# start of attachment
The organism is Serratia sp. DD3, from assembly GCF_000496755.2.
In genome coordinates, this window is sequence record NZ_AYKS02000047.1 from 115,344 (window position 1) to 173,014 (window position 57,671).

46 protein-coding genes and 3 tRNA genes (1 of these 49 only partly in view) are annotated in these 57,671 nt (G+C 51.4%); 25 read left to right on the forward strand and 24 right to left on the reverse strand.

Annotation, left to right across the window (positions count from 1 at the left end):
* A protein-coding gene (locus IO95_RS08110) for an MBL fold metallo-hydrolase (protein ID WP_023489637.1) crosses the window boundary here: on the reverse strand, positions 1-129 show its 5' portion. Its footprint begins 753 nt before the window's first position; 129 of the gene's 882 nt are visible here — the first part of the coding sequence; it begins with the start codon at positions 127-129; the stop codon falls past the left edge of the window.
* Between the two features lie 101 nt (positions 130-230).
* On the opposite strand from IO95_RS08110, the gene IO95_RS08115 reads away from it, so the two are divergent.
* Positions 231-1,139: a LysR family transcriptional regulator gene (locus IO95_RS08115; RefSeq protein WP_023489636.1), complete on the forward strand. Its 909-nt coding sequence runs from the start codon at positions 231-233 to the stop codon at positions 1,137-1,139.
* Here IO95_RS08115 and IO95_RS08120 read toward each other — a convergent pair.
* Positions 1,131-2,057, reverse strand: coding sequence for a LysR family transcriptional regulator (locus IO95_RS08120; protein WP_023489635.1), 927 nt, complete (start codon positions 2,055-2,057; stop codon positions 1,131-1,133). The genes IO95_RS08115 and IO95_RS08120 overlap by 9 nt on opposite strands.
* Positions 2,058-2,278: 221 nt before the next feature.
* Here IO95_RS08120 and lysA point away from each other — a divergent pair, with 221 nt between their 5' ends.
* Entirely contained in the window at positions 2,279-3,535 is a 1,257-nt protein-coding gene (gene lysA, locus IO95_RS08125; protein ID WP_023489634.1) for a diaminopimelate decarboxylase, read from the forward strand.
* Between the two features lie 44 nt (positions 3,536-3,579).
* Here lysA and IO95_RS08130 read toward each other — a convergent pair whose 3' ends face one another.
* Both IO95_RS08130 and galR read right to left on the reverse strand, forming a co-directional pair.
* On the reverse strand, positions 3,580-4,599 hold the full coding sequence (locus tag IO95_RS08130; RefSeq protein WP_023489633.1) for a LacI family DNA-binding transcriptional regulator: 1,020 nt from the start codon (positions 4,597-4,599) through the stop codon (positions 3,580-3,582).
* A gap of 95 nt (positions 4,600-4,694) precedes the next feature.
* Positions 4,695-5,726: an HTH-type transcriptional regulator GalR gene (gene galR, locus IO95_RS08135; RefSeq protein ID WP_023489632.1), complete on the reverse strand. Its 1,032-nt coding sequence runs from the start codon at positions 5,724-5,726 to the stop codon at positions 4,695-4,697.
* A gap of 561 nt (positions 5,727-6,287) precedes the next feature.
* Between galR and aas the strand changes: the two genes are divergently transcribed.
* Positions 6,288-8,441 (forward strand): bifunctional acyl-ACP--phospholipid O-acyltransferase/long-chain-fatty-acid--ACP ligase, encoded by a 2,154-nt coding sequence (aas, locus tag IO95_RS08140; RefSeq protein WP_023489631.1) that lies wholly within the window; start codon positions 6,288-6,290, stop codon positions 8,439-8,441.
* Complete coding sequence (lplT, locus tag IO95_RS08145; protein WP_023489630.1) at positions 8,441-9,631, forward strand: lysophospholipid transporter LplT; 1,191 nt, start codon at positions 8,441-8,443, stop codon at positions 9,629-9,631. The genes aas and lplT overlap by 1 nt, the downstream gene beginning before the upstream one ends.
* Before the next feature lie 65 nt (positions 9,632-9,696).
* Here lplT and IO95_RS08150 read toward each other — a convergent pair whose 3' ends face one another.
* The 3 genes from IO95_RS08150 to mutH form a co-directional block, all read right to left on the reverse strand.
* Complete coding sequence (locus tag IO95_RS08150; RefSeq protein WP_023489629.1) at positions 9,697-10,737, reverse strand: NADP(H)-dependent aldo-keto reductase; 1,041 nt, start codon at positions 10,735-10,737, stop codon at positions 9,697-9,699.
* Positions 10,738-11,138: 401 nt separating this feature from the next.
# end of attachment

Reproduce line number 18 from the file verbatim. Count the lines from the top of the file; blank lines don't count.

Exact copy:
* A gap of 95 nt (positions 4,600-4,694) precedes the next feature.